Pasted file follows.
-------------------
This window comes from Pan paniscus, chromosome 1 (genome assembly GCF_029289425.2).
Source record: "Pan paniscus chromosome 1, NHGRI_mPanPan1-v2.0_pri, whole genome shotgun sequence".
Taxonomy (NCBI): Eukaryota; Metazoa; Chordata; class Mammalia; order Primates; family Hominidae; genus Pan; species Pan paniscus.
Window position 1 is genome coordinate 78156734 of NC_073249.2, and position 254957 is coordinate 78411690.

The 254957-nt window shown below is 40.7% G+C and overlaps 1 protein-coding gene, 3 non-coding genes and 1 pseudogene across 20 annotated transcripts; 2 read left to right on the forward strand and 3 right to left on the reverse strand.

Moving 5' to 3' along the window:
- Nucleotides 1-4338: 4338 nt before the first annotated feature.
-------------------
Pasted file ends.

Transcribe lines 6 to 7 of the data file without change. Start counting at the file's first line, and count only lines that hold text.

Moving 5' to 3' along the window:
- Nucleotides 1-4338: 4338 nt before the first annotated feature.